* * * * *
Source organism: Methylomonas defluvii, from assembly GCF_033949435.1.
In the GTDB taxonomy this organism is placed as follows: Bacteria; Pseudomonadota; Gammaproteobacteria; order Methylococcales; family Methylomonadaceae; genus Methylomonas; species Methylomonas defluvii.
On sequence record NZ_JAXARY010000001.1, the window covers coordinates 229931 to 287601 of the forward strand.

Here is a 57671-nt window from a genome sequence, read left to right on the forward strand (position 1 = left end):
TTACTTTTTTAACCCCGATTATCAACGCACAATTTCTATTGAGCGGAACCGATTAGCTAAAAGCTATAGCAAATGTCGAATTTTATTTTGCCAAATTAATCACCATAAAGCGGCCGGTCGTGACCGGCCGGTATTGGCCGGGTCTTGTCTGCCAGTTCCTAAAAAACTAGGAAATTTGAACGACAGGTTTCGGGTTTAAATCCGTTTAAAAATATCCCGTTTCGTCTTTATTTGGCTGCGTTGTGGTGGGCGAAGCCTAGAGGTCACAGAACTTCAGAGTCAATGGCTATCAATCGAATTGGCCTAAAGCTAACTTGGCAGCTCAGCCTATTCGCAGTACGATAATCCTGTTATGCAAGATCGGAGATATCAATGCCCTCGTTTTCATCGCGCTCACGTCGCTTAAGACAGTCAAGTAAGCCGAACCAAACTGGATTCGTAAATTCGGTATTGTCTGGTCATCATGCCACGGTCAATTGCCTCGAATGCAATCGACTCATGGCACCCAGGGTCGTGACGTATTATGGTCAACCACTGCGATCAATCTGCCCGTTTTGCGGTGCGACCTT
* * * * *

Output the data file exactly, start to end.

Source organism: Methylomonas defluvii, from assembly GCF_033949435.1.
In the GTDB taxonomy this organism is placed as follows: Bacteria; Pseudomonadota; Gammaproteobacteria; order Methylococcales; family Methylomonadaceae; genus Methylomonas; species Methylomonas defluvii.
On sequence record NZ_JAXARY010000001.1, the window covers coordinates 229931 to 287601 of the forward strand.

Here is a 57671-nt window from a genome sequence, read left to right on the forward strand (position 1 = left end):
TTACTTTTTTAACCCCGATTATCAACGCACAATTTCTATTGAGCGGAACCGATTAGCTAAAAGCTATAGCAAATGTCGAATTTTATTTTGCCAAATTAATCACCATAAAGCGGCCGGTCGTGACCGGCCGGTATTGGCCGGGTCTTGTCTGCCAGTTCCTAAAAAACTAGGAAATTTGAACGACAGGTTTCGGGTTTAAATCCGTTTAAAAATATCCCGTTTCGTCTTTATTTGGCTGCGTTGTGGTGGGCGAAGCCTAGAGGTCACAGAACTTCAGAGTCAATGGCTATCAATCGAATTGGCCTAAAGCTAACTTGGCAGCTCAGCCTATTCGCAGTACGATAATCCTGTTATGCAAGATCGGAGATATCAATGCCCTCGTTTTCATCGCGCTCACGTCGCTTAAGACAGTCAAGTAAGCCGAACCAAACTGGATTCGTAAATTCGGTATTGTCTGGTCATCATGCCACGGTCAATTGCCTCGAATGCAATCGACTCATGGCACCCAGGGTCGTGACGTATTATGGTCAACCACTGCGATCAATCTGCCCGTTTTGCGGTGCGACCTT